Prairie Messenger Header

Prairie Messenger’s stellar reputation, prophetic voice will be missed


By Eric Durocher


The final press run for the Prairie Messenger and for St. Peter’s Press would be incomplete without paying tribute to the PM’s unique role in establishing Canadian Catholic News (CCN), a co-operative news service that brings the story of the Catholic Church in Canada to readers across the nation and beyond.

Today, major Catholic newspapers and some digital news sites in English Canada carry the CCN dateline; reports originate in St. John, Ottawa, Toronto, Regina, Saskatoon, Edmonton, Vancouver and, occasionally, Montreal and Quebec City.

While the coverage of the church in Canada is far from complete, it is indisputably better than it was three decades ago. At that time, most English-language Catholic newspapers covered their region well and, if they subscribed to the American Catholic news service (NC), they also carried a few articles on the Vatican and the American church. But Canadian news beyond their provincial borders — except for the weekly bulletin from the Canadian bishops’ conference — was virtually absent. The church in Canada — its concerns, diversity, challenges and successes — was essentially invisible to the faithful from east to west.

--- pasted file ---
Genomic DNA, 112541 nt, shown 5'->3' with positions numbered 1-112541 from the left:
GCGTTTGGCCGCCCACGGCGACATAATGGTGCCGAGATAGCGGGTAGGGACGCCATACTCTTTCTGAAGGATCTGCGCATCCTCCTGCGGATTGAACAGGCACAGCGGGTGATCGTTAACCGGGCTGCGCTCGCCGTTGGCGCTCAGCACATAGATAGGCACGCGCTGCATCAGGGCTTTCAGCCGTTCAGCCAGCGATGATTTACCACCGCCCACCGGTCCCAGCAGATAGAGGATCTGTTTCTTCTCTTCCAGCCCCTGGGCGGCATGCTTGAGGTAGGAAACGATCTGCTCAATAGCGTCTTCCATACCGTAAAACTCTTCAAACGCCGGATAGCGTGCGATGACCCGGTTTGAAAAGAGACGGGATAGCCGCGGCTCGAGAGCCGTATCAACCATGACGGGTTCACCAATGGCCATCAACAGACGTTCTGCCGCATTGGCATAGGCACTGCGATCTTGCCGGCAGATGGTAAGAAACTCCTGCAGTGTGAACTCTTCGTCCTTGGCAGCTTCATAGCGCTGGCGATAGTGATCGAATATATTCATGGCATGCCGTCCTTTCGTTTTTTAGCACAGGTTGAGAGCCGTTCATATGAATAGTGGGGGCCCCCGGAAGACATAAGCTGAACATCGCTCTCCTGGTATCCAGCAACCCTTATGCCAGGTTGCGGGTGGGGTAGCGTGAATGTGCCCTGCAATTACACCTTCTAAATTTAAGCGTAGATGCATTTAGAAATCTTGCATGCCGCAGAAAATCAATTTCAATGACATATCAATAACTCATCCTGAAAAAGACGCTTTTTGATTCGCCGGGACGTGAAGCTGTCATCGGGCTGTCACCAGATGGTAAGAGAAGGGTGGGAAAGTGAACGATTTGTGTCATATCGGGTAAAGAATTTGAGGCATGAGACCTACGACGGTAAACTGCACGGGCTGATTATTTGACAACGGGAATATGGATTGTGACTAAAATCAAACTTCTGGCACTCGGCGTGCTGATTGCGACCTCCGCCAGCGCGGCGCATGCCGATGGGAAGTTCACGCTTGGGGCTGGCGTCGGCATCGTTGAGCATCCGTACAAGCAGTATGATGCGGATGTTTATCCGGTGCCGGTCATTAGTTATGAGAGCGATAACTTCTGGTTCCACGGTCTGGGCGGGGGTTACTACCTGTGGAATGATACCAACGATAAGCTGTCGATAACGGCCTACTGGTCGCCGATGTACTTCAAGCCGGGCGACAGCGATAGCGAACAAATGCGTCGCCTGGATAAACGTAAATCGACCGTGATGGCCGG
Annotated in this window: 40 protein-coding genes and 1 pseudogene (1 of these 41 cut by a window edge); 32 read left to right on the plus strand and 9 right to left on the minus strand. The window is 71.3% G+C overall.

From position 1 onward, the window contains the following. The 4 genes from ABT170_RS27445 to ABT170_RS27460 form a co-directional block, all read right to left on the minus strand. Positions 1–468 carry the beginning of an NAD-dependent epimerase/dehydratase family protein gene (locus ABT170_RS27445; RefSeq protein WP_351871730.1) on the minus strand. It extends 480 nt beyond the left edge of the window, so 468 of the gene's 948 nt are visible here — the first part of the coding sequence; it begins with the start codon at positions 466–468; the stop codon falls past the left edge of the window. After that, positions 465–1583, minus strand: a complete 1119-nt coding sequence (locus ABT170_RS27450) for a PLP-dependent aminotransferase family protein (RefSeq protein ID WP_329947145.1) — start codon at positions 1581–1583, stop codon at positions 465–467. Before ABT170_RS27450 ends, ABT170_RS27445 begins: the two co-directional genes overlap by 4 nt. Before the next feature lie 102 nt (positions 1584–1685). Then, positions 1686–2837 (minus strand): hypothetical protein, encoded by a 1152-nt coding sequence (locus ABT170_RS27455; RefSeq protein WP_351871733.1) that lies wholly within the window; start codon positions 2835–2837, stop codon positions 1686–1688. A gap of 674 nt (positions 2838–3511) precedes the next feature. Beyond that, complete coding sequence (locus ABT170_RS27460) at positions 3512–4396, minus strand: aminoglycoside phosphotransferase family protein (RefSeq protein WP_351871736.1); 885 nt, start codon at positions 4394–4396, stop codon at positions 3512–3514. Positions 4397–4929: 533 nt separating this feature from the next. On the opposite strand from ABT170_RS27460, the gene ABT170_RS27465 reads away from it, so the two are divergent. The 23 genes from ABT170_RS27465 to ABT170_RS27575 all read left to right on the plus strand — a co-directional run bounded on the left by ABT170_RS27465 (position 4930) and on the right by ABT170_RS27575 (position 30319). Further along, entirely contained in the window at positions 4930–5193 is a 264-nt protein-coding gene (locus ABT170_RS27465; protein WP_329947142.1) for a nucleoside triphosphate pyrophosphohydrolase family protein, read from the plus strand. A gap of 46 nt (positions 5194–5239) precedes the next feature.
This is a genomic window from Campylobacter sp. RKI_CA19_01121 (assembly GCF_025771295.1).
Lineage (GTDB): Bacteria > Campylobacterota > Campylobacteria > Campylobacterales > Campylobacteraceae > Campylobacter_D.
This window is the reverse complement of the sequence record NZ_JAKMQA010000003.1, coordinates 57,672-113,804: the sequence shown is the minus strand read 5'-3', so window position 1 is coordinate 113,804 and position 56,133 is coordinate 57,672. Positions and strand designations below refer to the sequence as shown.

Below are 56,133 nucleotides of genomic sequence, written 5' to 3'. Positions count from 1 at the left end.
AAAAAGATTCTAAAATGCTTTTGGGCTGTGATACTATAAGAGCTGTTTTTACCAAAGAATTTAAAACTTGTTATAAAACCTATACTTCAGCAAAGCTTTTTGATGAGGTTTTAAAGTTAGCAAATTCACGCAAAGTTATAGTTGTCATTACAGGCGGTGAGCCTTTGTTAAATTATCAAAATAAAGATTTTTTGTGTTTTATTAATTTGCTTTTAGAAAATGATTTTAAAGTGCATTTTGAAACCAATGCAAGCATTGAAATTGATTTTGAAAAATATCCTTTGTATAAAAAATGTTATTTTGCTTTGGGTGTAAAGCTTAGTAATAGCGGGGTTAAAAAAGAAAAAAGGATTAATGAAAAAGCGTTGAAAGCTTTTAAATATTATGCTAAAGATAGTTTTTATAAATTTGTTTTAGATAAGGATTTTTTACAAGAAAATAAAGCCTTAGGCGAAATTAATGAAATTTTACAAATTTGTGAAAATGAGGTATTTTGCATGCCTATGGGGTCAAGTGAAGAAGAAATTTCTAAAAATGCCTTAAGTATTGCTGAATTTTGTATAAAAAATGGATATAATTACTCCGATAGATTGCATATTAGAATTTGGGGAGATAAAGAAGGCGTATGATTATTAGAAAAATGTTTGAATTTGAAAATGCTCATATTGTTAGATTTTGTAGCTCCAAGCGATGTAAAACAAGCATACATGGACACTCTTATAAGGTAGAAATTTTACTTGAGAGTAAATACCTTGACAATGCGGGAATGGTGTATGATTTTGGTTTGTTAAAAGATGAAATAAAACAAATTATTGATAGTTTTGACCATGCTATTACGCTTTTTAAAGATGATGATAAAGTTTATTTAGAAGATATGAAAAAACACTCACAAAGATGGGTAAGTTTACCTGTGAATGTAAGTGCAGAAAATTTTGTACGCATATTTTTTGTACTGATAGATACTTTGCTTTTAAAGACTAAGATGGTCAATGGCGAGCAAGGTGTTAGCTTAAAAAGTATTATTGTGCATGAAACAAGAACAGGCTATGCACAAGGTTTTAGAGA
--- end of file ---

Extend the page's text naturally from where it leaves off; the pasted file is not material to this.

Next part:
There was a dearth of Catholic news “from across the land in our regional publications,” lamented the new Benedictine editor from Muenster, Sask., and that needed to change. It was 1984 and the beginning of my relationship with the Prairie Messenger as a prime mover and shaker in the establishment of a made-in-Canada Catholic news service and with one of its prophetic and prolific editors, Andrew Britz, OSB.

Before CCN

Andrew Britz’s passion for sharing stories “from across the land” — a passion grounded surely in his experience of the prairies itself — fuelled the dream of a national news service.

However, Britz soon learned that the dream had been around for a while.